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    Defining Deep Data: What It Is and How to Use It

    In the era of Big Data, businesses across all industries struggle to efficiently and effectively manage data overload. Many organizations do not know how to pinpoint and extract the value embedded within the heaps of data available to them, and consequently find themselves stuck in the “data hoarding” trap – capturing every piece of available information, rather than focusing on the data that is providing the greatest business value.

    Instead of just thinking “big” when it comes to data, companies need to start thinking “deep.” The Deep Data framework is based on the premise that a small number of information-rich data streams, when leveraged properly, can yield greater business value at lower cost than vast volumes of data. For example, organizations can use the Deep Data framework to better understand a customer’s behavior and provide actionable, scalable insights that simultaneously improve customer engagement and drive economic value of that company’s data investment.

    What do you need to know to effectively implement a Deep Data strategy? In this slideshow, Badri Raghavan, CTO and chief data scientist at FirstFuel, has outlined valuable insight organizations should consider.

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    A Closer Look at Deep Data

    Click through for insights into how organizations can leverage Deep Data to better understand customers and improve business strategy, as identified by Badri Raghavan, CTO and chief data scientist at FirstFuel.

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    Deep Data — A Brief History

    What we now call the Deep Data framework first emerged with the financial service industry’s FICO score in the 1980s. The FICO score was based on a few rich sources of financial history (typically credit card activity) to determine the credit-worthiness of a potential borrower. This approach is now being seen across industries including health care, retail and energy. For example, in the energy sector, utilities are tapping data-driven technologies to unlock insights into customer usage and create more customized, valuable customer engagement.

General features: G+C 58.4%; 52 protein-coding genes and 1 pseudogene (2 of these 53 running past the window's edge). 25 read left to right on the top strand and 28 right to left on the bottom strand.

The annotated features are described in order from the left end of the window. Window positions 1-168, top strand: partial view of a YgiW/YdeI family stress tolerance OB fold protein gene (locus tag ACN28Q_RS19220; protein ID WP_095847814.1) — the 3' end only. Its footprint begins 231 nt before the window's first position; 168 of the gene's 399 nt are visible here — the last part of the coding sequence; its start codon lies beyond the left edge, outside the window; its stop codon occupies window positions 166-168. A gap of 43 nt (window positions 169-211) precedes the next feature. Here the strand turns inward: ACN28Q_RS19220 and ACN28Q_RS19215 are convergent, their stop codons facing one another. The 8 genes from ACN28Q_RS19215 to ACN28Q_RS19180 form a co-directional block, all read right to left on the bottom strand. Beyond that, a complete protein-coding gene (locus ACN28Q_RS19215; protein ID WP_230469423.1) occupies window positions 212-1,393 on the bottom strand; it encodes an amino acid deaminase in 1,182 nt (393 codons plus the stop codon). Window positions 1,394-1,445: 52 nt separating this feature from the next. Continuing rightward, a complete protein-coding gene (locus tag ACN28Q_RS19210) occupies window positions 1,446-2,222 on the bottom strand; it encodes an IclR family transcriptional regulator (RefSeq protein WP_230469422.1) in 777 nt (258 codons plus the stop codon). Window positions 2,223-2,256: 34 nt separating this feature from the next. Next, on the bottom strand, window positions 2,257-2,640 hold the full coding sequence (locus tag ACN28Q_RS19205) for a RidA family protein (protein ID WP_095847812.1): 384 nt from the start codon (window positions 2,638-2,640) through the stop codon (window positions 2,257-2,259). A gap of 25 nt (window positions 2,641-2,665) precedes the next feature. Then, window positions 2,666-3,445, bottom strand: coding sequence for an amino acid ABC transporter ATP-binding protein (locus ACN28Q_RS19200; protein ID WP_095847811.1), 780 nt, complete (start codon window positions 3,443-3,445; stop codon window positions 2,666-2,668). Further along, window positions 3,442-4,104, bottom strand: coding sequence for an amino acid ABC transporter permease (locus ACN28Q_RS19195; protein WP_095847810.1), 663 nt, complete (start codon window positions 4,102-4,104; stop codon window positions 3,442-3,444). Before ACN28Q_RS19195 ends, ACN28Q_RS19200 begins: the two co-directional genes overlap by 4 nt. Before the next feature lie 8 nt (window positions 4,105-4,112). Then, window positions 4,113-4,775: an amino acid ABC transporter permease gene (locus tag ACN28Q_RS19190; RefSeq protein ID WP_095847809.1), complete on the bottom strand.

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    Develop a Data Strategy

    To effectively implement a Deep Data approach, companies must first develop a plan for leveraging the data and outline the desired results. Defining goals and working back toward the data sources and analytics that unlock value present in the data allows companies to determine the right pieces of data to capture rather than risk drowning in data with no identified value “to be used later.” Smart strategies strategically unite three core elements – domain expertise, data science and the right IT infrastructure.

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    Planning for Data Security and Privacy

    Any organization looking to implement a data-driven technology has to have the right IT infrastructure in place and ensure that the appropriate customer privacy and information security measures are taken to protect both the company and its customers. This will help companies avoid data breaches and their unpleasant consequences as much as possible. Defining data outcome targets before creating the IT infrastructure allows businesses to invest at the appropriate level so that they aren’t left with either insufficient processing or storage capacity or with an expensive system that is largely unused.

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    Bring in the Data Scientist

    When formulating a Deep Data strategy, businesses should take advantage of the emerging breed of data science specialists. A data scientist not only has the specialized mathematical, programming and statistical knowledge to help companies extract business value from the data, s/he also provides valuable insight on the best strategy to help companies meet their goals.

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    Adopt a Data-Centric View

    A final key element in implementing a data strategy is to encourage adoption of a data-centric view at every level of the organization. As part of this, it is important to democratize access to data. This allows different individuals or departments to leverage the data for uses that best fit with their needs, while also enabling new avenues for innovation because of collaboration across the company.

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